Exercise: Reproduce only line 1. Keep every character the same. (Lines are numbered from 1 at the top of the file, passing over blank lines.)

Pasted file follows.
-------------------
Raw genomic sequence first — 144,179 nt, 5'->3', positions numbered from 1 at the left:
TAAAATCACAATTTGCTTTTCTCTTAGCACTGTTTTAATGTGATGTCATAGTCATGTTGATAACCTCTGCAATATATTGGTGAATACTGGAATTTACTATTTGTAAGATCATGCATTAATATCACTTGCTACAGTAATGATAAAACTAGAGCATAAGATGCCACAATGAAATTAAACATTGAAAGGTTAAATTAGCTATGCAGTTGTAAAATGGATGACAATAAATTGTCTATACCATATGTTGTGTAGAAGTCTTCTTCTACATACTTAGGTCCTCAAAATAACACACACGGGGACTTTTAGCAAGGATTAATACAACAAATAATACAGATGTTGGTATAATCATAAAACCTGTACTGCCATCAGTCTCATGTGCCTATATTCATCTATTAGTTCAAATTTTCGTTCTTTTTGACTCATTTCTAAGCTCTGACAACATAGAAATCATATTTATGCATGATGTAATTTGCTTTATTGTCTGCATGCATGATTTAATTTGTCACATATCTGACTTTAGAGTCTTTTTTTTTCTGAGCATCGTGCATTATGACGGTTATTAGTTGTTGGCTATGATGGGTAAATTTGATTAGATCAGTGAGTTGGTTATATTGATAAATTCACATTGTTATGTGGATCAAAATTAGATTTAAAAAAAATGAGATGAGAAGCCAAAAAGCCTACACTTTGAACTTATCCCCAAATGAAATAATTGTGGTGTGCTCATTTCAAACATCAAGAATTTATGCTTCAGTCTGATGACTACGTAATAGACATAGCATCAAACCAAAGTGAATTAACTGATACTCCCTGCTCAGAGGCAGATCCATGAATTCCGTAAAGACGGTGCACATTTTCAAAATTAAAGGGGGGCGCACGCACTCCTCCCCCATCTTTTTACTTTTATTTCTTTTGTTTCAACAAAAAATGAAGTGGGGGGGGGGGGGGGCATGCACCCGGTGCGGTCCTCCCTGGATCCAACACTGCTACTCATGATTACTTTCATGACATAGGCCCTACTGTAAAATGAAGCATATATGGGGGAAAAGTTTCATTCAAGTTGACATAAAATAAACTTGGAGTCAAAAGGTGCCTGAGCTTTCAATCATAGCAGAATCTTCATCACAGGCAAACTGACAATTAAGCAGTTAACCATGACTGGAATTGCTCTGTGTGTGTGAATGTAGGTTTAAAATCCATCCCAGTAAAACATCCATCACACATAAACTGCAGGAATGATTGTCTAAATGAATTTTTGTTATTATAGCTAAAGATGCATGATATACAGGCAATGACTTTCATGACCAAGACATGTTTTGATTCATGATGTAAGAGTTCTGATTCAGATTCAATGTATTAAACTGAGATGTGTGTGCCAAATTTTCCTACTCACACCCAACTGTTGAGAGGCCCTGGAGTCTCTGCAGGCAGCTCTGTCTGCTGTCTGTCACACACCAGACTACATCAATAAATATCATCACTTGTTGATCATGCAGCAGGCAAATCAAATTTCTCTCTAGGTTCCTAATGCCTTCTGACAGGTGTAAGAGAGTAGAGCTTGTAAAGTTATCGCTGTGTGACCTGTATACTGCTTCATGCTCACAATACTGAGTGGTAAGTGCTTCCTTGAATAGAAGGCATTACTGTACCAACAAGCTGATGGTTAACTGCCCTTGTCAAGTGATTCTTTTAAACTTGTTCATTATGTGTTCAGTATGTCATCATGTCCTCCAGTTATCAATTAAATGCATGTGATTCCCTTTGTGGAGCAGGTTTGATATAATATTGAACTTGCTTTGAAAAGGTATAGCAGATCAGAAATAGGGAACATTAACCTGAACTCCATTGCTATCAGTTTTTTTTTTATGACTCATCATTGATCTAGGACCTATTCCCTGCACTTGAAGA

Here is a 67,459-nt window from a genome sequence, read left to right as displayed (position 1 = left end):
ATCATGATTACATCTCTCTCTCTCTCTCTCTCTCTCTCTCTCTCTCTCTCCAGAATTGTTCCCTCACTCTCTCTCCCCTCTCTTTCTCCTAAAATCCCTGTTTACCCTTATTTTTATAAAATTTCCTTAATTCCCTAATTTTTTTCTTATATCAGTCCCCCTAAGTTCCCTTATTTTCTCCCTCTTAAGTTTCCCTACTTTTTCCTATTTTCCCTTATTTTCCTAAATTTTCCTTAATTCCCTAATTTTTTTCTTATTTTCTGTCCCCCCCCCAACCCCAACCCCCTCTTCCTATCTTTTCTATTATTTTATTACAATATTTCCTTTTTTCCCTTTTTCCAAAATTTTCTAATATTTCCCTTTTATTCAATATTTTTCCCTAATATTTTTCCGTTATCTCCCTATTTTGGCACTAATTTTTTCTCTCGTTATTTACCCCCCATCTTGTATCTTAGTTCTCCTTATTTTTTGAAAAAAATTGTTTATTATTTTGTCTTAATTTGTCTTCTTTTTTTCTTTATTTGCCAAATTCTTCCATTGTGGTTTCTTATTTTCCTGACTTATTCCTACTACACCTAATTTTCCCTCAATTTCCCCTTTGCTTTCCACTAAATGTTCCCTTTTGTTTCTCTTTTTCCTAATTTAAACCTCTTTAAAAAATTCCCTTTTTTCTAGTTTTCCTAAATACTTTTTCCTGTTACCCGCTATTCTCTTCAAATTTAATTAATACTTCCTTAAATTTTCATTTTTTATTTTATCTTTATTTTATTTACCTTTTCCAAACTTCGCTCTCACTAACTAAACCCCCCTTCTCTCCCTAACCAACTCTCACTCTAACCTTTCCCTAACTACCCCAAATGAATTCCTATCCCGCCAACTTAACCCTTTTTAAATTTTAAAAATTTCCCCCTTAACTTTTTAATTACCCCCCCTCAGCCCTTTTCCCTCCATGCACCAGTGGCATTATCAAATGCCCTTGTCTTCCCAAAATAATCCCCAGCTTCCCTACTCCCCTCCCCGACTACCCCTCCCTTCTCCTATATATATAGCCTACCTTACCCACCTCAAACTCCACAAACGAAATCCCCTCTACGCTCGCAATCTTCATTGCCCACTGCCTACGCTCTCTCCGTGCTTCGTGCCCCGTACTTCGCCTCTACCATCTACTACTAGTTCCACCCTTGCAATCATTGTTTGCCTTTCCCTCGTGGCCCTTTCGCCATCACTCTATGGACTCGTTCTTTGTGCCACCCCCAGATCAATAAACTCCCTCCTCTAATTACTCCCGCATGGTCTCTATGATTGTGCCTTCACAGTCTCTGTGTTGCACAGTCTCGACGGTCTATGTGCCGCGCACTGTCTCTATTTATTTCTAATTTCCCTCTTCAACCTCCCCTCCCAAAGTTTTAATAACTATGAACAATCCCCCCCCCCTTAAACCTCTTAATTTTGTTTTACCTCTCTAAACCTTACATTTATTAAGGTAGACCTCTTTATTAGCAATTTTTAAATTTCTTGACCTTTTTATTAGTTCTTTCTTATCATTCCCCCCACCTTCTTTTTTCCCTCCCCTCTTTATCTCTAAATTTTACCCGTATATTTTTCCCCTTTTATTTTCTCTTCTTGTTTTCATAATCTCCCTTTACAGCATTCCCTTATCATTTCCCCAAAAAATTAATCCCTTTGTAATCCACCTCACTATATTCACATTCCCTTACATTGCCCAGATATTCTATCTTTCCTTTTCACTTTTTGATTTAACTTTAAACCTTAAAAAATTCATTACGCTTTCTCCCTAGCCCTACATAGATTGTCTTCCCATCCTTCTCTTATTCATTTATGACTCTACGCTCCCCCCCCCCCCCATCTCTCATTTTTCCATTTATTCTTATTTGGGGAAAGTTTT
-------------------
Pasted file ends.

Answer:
Raw genomic sequence first — 144,179 nt, 5'->3', positions numbered from 1 at the left: